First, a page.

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Tim Martin, Kristin Kelly, Meghan Riley, Mary Hayhoe, Krystel Huxlin; Hemianopic gaze dynamics in a naturalistic task. Journal of Vision 2007;7(9):524. doi: 10.1167/7.9.524.
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© ARVO (1962-2015); The Authors (2016-present)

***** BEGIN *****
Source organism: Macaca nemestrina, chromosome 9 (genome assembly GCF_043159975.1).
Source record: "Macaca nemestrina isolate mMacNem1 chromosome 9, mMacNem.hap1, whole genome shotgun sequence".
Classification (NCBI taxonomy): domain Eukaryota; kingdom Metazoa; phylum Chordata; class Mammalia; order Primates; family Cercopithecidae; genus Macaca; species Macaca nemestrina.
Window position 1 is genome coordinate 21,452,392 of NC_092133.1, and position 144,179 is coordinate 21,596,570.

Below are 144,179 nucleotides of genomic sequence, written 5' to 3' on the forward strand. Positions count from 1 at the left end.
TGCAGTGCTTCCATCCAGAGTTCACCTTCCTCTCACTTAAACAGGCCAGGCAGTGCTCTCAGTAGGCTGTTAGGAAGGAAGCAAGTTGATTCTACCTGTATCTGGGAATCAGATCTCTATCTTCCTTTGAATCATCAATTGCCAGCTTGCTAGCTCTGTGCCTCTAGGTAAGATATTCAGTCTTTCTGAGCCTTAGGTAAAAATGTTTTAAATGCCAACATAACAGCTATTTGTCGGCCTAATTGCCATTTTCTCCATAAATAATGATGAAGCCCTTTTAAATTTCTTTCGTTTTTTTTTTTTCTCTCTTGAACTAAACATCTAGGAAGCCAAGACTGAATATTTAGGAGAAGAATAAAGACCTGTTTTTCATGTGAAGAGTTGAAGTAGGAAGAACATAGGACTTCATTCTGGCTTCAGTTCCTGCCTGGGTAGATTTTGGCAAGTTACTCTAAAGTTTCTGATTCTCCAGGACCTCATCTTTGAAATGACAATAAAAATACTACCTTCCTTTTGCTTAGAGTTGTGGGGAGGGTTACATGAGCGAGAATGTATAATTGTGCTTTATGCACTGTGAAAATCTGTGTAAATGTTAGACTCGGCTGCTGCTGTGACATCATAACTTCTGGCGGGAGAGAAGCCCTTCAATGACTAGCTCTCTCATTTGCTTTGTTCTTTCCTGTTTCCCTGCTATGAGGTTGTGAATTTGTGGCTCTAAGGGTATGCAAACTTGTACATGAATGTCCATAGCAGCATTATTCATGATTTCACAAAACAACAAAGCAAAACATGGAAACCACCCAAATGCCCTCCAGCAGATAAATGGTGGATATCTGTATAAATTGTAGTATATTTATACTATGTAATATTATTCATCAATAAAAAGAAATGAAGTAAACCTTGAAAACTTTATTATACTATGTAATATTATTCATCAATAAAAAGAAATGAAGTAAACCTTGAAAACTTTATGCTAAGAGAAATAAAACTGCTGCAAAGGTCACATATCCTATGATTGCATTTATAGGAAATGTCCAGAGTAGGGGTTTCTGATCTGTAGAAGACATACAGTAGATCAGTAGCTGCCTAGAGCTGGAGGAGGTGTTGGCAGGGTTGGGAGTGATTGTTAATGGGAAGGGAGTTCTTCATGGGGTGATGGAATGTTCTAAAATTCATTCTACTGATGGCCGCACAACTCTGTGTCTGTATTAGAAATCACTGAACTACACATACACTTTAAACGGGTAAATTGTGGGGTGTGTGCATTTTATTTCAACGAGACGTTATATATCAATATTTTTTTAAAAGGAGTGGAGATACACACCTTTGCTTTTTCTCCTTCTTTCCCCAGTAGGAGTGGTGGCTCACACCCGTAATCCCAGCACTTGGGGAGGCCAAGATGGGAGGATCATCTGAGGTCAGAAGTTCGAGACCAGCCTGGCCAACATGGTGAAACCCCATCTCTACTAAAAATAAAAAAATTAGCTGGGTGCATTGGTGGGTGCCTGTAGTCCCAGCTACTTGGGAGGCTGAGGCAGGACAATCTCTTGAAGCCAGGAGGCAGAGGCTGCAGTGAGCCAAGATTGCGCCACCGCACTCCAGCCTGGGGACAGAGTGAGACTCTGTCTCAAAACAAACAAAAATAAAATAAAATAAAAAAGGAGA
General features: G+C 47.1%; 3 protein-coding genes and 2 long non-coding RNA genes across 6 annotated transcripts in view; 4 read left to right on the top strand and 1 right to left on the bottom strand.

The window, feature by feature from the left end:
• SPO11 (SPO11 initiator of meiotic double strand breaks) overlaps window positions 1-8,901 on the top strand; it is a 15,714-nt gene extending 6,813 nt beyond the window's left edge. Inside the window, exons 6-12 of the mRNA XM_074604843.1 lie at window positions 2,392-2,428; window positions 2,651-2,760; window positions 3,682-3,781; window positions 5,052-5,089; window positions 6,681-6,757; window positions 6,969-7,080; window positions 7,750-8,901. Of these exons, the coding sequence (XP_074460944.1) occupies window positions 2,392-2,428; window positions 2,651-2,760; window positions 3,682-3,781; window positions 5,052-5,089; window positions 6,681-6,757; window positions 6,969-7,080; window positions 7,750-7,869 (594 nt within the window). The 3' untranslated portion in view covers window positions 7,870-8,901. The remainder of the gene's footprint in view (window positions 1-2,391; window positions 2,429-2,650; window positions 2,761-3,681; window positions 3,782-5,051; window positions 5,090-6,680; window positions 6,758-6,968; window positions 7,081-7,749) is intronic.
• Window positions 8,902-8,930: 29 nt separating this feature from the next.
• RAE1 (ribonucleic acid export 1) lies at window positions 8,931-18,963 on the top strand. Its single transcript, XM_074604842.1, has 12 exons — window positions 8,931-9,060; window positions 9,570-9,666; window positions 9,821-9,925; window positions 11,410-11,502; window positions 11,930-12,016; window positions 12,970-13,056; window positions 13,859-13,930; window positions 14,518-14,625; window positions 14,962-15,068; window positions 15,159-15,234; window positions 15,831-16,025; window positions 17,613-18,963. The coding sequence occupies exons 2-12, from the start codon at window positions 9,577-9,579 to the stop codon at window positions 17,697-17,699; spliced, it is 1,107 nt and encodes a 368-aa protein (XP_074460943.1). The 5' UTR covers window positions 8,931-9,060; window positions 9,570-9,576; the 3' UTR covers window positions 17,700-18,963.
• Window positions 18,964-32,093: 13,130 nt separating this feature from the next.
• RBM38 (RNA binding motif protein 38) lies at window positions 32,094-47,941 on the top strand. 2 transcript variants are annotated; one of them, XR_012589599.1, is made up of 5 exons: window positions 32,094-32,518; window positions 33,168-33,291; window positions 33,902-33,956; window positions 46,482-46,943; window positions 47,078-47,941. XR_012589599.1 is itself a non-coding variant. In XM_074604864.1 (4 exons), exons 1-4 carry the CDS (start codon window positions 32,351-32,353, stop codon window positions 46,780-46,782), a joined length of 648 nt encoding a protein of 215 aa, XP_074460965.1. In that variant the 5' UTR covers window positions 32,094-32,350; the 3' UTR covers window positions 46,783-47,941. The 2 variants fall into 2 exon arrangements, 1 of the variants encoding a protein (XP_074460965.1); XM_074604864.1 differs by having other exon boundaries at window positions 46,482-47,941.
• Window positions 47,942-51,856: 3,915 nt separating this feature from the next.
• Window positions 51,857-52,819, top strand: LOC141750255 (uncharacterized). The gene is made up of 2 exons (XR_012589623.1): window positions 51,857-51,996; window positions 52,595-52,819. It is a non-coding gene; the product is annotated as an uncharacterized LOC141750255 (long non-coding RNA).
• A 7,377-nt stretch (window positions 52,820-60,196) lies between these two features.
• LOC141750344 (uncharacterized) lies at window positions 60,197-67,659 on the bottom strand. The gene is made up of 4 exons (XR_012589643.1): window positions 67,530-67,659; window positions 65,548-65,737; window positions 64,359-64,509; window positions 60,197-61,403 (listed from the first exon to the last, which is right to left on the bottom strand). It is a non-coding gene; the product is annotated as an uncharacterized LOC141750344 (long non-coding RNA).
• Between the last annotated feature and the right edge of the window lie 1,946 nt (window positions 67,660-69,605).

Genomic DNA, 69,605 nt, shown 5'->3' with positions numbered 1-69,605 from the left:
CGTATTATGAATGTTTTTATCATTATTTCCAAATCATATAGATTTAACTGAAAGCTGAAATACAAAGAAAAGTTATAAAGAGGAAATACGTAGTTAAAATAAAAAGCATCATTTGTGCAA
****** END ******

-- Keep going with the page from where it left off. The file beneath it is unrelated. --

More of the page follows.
Homonymous hemianopia, unilateral blindness caused by damage to early visual cortex, causes deficits in many every-day visually-guided activities, including driving, walking and reading. Previous work has reported abnormal fixation distribution in such individuals when in visual search tasks. However, little is known about the functional consequences of these abnormal fixation patterns in complex, naturalistic settings. We measured eye position while three homonymous hemianopes (HH) and four visually-intact controls performed a model-building task. Subjects were seated at a real table and asked to assemble 10 models consisting of four slats attached together with three bolts and nuts from a wooden construction set (Baufix - Mennie et al., 2003). Overall performance in hemianopes was remarkably similar to that of controls. Hemianopes were not impaired in their speed or ability to complete the task, nor were their fixations less accurate than controls. This is remarkable because many of the saccades were made into the blind visual field. Such saccades must be programmed on the basis of spatial memory, since visual input is absent. There were some subtle differences in performance: hemianopes exhibited significantly more look-ahead fixations (LAF) while also spending a greater proportion of time fixating task-irrelevant parts of the table than controls. State transition matrices and pathfinder associative networks found the sequence of eye movements in hemianopes less predictable than in controls. Since LAFs might provide spatial information for planning subsequent movements, this data is consistent with a heavier reliance on visual memory in programming accurate eye and hand movements . This might be associated with a greater need for frequent updating of the internal representation using LAFs.
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